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There's More to Quitting Drinking
Than Quitting Drinking

Dr. Paul O.

Alcoholism is both a drinking and a thinking problem. Recovery can't take place without abstinence, but abstinence alone is not recovery.

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Capizon Publishing        ISBN13: 978-0-9659672-0-4        224 pages        $14.95
From the back cover:
"And acceptance is the answer to all my problems ..." You may already know of Dr. Paul's wisdom through the often-quoted passage from page 449 of his story in the 3rd of edition of A.A.'s big book, Alcoholics Anonymous.

Dr. Paul continues sharing his astute insight and gentle humor in "There's More To Quitting Drinking Than Quitting Drinking" with discussions of the physical, mental, emotional, interpersonal and spiritual aspects of sobriety.

"Acceptance," Dr. Paul writes, "has to be repeated over and over and over again with every new situation and circumstance. It isn't a destination; it's a continuous process, a journey, a philosophy, a way of life.”

This book is for the person who has achieved his or her initial goal in a Twelve Step program and now wants more -- more of everything the program has to offer, more of everything they can get by expanding their thinking and extending themselves.

Dr. Paul discusses thinking, feeling and communicating as they relate to the physical, mental and emotional aspects of sobriety. He gives us his interpretation and application of the "Serenity Prayer" and, of course, he talks about acceptance.

"Not only has Dr. Paul targeted problems that face most of us today, he offers invaluable resources and applicable solutions coupled with a light touch and his enjoyable wit. He has a spiritual and humble nature which is woven throughout this book. He incorporates answers for even those questions we hadn't yet realized we need to ask." --Sue M., M.F.C.C.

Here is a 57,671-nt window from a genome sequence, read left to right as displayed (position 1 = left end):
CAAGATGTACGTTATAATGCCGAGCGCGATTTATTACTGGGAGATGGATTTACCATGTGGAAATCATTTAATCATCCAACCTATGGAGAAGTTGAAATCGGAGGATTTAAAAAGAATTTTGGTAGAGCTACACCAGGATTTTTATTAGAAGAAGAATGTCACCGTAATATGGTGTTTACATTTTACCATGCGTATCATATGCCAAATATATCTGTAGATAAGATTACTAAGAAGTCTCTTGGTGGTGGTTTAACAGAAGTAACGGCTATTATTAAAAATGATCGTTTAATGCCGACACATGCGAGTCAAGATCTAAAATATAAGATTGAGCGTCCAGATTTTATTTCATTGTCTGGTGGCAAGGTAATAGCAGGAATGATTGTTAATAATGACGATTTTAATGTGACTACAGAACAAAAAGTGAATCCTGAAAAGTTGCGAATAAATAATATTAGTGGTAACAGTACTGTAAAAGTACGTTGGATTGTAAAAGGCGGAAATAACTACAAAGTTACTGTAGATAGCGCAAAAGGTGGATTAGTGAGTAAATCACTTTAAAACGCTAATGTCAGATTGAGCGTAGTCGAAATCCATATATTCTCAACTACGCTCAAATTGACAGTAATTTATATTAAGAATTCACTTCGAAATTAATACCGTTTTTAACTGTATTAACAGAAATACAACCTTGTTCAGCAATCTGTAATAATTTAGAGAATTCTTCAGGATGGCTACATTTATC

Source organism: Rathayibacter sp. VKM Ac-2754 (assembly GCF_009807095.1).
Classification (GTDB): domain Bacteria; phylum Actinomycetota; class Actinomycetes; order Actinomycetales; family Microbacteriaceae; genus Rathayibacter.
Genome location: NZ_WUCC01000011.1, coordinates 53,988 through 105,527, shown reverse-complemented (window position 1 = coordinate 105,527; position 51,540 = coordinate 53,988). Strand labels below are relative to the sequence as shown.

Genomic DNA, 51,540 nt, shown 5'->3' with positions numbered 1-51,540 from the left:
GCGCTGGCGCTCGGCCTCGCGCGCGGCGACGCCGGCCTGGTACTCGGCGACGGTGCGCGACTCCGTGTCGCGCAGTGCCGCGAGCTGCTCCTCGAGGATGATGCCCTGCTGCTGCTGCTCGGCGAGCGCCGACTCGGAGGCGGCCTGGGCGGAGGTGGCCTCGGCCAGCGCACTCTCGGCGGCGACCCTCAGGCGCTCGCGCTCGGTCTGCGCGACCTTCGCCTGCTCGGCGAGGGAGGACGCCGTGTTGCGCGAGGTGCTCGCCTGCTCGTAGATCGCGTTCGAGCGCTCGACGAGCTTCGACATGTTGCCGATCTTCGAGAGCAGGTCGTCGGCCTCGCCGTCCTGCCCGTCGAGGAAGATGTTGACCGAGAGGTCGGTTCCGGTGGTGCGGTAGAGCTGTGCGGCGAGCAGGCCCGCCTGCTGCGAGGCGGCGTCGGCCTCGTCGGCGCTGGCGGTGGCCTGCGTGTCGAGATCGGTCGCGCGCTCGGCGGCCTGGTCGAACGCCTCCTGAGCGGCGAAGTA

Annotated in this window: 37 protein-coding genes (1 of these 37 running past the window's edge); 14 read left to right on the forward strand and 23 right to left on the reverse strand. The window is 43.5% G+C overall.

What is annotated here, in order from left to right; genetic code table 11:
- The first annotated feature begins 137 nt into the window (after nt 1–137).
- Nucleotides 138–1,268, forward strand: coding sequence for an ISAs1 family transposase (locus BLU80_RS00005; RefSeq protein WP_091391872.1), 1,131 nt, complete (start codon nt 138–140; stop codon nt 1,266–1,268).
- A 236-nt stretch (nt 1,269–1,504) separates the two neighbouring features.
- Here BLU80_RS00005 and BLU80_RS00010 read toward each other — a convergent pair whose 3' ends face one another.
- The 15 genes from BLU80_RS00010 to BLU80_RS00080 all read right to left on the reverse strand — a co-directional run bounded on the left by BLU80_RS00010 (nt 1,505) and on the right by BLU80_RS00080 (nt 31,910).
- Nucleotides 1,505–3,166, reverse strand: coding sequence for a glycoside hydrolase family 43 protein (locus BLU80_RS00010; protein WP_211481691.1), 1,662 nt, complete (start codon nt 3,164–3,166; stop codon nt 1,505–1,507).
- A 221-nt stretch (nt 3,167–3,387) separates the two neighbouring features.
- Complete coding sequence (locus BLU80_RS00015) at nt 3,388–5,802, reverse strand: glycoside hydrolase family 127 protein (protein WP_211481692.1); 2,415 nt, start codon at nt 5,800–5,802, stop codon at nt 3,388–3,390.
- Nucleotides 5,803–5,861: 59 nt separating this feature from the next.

Excerpts from There's More to Quitting Drinking Than Quitting Drinking
by Dr. Paul 0.

My Alcoholic Brain
Thinking has always been a problem for me. If my only problem had been drinking, I could have handled it easily. If drinking is a problem, don't drink. I knew that. But my common sense and good intentions dissolved when drinking and thinking joined forces against me.
My brain and my body have always been in conflict. My mind has always wanted things my body can't provide. They never agreed on whether or not we could drink. My body told my brain, "Alcohol gives us high blood pressure, diabetes, a peptic ulcer and colitis. It sickens our liver and unpredictably switches our mind off and on for variable periods of time. It causes mental confusion amounting to a toxic psychosis. We almost always walk and talk funny when we drink. We simply do not handle alcohol well.
After a moment or two of thoughtful consideration, my brain responded with, "Oh, well what the hell! One little drink never hurt anybody."

My Mind vs My Computer
My mind has a defective toggle switch. It indiscriminately turns itself off and on, thinks when it should be resting, rests when it should be thinking, and thinks about things it should ignore.
If I had my way, my mind, in addition to an On/Off switch, would have Erase, Delete and Rewind capabilities. When I type "CLS" on my computer, the screen clears itself of whatever we've been working on, and we start over fresh. In fact, when totally confused and not sure what to do next, my computer stops. It refuses to move in any direction. To get it to start over with not a single memory of the confusion, I press Conrol+Alt+Delete. The screen goes blank. The machine discards all the clutter. In a few seconds it lights up and, in effect, says, "I'm ready now. Let's start over."
I learned how to get my computer to do this by reading the owner's manual. Not only can my mind not clear itself of confusion in such an efficient manner, it came with no operating instructions and no manufacturer's guarantee. I'm completely own my own in trying to figure out how to use it.
Never, after turning of my computer before going to bed, have I known it to turn itself on in the middle of the night and resume working on a problem we struggled with earlier in the evening. My mind, having a mind of it's own, does this all the time.

Copyright (c) 1995 by Dr. Paul O.
Published by Capizon Publishing

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